According to allegations in the criminal bill of indictment, beginning January 1, 2013 through May 31, 2019, Clark was employed as an office manager for two family owned businesses in Lenoir. As an office manager, Clark was responsible for, among other things, handling the companies’ bookkeeping and financial records, making payments to vendors and the IRS, and reconciling the companies’ bank accounts. As the indictment alleges, Clark used his position and his access to the companies’ financial records and bank accounts to embezzle more than $1 million from his employers.
According to allegations in the indictment, Clark embezzled money from his employers in a number of ways. In some instances, the indictment alleges, Clark created company checks payable to himself and falsified the entries in financial records. Clark also allegedly diverted to himself company payments to IRS that were supposed to cover payroll taxes. In addition, indictment also alleges that Clark stole money from a company bank account the owner had directed Clark to close. Instead of closing the account, Clark allegedly used it to steal from his employer, by instructing customers to make payments to that account and then diverting the funds for his personal use.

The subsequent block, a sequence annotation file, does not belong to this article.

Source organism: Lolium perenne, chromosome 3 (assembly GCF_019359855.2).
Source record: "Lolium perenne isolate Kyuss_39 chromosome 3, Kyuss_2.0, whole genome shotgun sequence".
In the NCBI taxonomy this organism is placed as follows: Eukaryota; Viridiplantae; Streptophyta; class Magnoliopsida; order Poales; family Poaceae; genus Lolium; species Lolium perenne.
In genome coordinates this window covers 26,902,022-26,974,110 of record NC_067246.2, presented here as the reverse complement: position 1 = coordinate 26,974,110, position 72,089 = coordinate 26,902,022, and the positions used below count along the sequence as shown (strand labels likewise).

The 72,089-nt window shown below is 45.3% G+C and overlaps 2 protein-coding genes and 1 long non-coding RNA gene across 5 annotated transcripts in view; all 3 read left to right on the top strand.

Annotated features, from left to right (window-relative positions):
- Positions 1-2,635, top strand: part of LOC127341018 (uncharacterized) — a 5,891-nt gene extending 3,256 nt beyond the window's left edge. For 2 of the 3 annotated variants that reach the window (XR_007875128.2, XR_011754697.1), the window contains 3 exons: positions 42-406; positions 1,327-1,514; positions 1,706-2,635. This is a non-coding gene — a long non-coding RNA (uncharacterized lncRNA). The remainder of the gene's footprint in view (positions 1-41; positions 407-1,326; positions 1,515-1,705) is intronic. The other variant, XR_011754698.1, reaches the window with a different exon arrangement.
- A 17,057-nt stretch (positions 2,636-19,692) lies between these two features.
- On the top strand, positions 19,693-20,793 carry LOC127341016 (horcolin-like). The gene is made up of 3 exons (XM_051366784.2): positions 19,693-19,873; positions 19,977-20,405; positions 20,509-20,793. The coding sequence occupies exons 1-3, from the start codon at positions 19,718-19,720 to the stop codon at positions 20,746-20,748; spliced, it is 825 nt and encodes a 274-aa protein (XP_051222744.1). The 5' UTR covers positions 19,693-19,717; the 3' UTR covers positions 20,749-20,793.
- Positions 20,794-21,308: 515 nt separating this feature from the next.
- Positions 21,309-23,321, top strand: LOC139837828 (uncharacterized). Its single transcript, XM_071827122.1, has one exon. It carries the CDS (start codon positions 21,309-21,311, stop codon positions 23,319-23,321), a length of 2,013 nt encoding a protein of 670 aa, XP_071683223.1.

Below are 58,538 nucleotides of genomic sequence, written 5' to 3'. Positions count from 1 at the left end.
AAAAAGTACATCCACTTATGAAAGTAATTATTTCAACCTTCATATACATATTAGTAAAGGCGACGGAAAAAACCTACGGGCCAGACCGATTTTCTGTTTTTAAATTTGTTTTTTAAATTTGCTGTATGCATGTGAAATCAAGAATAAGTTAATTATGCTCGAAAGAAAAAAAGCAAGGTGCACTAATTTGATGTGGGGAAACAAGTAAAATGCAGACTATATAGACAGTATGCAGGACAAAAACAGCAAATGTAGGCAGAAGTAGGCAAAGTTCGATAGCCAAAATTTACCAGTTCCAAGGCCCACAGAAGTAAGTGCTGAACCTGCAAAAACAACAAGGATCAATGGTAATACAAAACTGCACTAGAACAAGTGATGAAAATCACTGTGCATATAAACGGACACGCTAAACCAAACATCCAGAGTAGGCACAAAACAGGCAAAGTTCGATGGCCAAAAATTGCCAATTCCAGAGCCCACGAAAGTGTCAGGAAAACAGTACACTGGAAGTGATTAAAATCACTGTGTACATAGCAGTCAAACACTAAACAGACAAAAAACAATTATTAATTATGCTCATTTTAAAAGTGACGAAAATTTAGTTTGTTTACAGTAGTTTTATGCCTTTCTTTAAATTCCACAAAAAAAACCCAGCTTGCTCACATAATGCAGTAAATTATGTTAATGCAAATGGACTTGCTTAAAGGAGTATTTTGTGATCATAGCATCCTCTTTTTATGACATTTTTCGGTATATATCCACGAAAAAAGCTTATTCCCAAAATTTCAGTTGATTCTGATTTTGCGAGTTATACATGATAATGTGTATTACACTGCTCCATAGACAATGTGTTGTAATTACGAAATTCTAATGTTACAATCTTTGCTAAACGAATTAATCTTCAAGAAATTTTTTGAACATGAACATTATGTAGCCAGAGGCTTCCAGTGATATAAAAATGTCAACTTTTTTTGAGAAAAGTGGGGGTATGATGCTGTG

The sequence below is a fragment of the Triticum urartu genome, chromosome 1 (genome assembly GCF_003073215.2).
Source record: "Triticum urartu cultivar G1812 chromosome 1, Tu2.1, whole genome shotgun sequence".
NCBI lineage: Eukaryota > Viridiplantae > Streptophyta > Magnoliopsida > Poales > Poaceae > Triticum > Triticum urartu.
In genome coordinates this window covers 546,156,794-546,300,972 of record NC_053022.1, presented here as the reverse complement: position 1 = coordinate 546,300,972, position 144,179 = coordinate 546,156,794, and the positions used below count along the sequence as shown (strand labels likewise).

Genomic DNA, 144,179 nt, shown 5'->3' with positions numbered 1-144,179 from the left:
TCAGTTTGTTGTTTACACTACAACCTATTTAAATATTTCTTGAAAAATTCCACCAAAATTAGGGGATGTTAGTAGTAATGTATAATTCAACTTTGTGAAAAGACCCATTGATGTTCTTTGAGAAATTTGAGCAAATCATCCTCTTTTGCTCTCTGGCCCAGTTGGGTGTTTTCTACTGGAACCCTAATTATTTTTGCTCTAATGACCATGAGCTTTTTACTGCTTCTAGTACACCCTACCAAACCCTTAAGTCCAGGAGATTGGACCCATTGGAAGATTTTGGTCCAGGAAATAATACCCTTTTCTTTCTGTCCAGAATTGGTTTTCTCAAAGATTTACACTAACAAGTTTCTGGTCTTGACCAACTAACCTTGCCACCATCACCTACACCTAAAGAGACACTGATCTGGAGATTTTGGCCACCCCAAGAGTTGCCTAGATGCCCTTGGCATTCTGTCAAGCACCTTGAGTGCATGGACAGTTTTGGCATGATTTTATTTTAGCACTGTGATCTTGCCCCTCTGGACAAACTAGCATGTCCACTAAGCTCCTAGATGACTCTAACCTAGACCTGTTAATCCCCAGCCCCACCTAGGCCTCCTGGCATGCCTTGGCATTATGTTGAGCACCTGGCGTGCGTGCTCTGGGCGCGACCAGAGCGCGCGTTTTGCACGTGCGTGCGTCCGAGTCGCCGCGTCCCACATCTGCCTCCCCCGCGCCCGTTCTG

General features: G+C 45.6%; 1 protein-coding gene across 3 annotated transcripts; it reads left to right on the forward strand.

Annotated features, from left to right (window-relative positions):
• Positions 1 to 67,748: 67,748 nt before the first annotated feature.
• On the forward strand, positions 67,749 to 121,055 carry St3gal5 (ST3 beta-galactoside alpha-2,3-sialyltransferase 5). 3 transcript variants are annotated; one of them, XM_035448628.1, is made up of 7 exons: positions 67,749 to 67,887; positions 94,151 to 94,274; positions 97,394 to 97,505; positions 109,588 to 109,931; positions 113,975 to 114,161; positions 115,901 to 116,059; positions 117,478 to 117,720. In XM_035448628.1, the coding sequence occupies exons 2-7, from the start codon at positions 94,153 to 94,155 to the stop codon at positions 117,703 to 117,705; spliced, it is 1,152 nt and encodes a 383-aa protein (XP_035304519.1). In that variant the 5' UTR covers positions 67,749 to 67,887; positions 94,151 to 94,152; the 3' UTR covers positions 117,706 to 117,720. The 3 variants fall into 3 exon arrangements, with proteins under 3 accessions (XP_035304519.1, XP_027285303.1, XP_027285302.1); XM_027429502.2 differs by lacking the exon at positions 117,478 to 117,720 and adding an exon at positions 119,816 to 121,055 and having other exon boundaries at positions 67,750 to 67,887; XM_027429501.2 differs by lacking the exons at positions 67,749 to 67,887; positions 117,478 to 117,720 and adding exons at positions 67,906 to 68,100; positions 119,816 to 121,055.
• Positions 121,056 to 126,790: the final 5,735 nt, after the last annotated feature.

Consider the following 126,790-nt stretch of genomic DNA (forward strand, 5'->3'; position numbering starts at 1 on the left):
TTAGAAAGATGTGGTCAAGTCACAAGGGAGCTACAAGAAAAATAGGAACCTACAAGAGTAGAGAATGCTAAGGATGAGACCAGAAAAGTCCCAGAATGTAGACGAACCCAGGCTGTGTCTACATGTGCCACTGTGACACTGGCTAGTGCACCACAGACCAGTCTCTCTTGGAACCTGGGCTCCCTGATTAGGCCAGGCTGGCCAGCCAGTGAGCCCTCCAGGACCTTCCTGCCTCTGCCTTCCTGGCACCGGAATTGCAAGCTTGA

According to allegations in the indictment, Clark used the stolen funds to pay for his personal lifestyle, including to make payments for his home mortgage, to make auto loan payments for an F-150 truck and other vehicles, to install a home theater system, and to pay for travelling and shopping expenses, among other things.
During the relevant period, Clark allegedly failed to claim the additional income he stole on his IRS tax returns. The indictment alleges that in addition to his earned wages, Clark moved over $1 million from his employers into various personal bank accounts he controlled. However, Clark falsely declared only his legitimate W-2 income on his 2014 through 2018 U.S. Joint Income Tax Returns, resulting in approximately $195,000 in lost taxes to the United States.
Clark is charged with five counts of mail fraud affecting a financial institution, which carry a maximum prison term of 30 years in prison and a $ 1 million fine per count; five counts of making and subscribing a false return, which carry a maximum term of three years in prison and a $100,000 fine per count; and one count of money laundering, which carries a maximum penalty of 20 years in prison and a $500,000 fine.
Story: U.S. Department of Justice